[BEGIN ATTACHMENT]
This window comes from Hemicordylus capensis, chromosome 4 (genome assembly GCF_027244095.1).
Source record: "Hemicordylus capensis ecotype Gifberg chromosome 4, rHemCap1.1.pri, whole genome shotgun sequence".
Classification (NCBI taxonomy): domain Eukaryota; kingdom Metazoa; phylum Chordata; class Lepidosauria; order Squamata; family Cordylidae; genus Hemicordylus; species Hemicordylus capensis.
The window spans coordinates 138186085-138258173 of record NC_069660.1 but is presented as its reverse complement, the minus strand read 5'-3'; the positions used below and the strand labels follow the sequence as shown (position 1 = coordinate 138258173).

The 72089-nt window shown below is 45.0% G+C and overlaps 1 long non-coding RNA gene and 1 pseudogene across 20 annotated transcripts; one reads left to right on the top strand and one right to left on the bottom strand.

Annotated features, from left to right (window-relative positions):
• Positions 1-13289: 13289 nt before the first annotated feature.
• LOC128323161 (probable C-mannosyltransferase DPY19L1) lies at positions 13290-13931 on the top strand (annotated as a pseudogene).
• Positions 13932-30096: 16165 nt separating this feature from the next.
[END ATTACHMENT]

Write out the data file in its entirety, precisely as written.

This window comes from Hemicordylus capensis, chromosome 4 (genome assembly GCF_027244095.1).
Source record: "Hemicordylus capensis ecotype Gifberg chromosome 4, rHemCap1.1.pri, whole genome shotgun sequence".
Classification (NCBI taxonomy): domain Eukaryota; kingdom Metazoa; phylum Chordata; class Lepidosauria; order Squamata; family Cordylidae; genus Hemicordylus; species Hemicordylus capensis.
The window spans coordinates 138186085-138258173 of record NC_069660.1 but is presented as its reverse complement, the minus strand read 5'-3'; the positions used below and the strand labels follow the sequence as shown (position 1 = coordinate 138258173).

The 72089-nt window shown below is 45.0% G+C and overlaps 1 long non-coding RNA gene and 1 pseudogene across 20 annotated transcripts; one reads left to right on the top strand and one right to left on the bottom strand.

Annotated features, from left to right (window-relative positions):
• Positions 1-13289: 13289 nt before the first annotated feature.
• LOC128323161 (probable C-mannosyltransferase DPY19L1) lies at positions 13290-13931 on the top strand (annotated as a pseudogene).
• Positions 13932-30096: 16165 nt separating this feature from the next.